• It would make campaign emails from such groups exempt from spam detection as long as they don't violate Gmail's policies around phishing, malware or illegal content.
  • Instead, when users receive an email from a campaign for the first time, they would get a "prominent" notification asking if they want to keep receiving them, and would still have the ability to opt out of subsequent emails.

Context: Campaign-related emails, a huge part of both Republican and Democratic fundraising operations, are often routed to email spam folders.

  • Google's Gmail was more likely to mark Republican fundraising emails as spam during the 2020 campaign, compared to Outlook and Yahoo (which are less popular email services), per a North Carolina State University study, Axios previously reported.
  • Gmail had said campaign emails ending up in spam was often due to users themselves flagging the messages as spam.

What they're saying: "We want Gmail to provide a great experience for all of our users, including minimizing unwanted email, but we do not filter emails based on political affiliation," said Google spokesperson José Castañeda.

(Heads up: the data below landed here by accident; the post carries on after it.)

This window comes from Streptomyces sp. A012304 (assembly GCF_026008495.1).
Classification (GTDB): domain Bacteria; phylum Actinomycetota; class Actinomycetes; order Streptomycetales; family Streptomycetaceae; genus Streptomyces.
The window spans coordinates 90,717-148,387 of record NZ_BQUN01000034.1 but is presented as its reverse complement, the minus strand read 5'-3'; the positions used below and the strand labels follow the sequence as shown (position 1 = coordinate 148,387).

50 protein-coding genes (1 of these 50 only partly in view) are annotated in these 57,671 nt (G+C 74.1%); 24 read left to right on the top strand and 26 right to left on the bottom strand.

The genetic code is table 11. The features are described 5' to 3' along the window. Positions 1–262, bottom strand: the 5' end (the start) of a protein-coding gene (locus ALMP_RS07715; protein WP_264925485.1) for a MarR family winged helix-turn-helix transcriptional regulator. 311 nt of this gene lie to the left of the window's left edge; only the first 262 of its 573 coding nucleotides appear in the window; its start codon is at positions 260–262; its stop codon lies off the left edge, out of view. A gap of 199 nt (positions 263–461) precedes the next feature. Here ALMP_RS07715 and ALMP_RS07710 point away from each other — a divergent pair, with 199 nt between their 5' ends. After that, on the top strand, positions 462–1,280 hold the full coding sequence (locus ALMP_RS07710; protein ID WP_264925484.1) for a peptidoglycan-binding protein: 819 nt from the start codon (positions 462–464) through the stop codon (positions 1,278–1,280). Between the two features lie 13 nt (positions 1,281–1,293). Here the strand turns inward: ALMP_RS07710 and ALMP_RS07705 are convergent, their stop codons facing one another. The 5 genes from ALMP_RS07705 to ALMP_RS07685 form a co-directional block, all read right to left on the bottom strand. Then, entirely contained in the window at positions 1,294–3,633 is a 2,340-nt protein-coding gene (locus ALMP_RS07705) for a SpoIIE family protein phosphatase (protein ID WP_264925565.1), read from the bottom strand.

Our thought bubble, via Ina: As a journalist who can't contribute to candidates and who gets dozens of requests a week, I'd like all campaign contribution solicitations to go to my spam folder.

4. Take note

On Tap

Trading Places

  • Smart health gear maker Withings named Elizabeth Coleon, formerly of PayPal, as its new chief marketing officer.

ICYMI

  • Shares of Robinhood surged 14% Monday on a report that FTX was considering a takeover, but FTX CEO Sam Bankman-Fried told Axios that "there are no active conversations with Robinhood. (Axios)
  • AT&T and Verizon are hiking prices on some consumer cell phone plans. (WSJ)

5. After you Login

There is a line between cool interactive art and creepy interactive art. I think this piece just crawled over that line.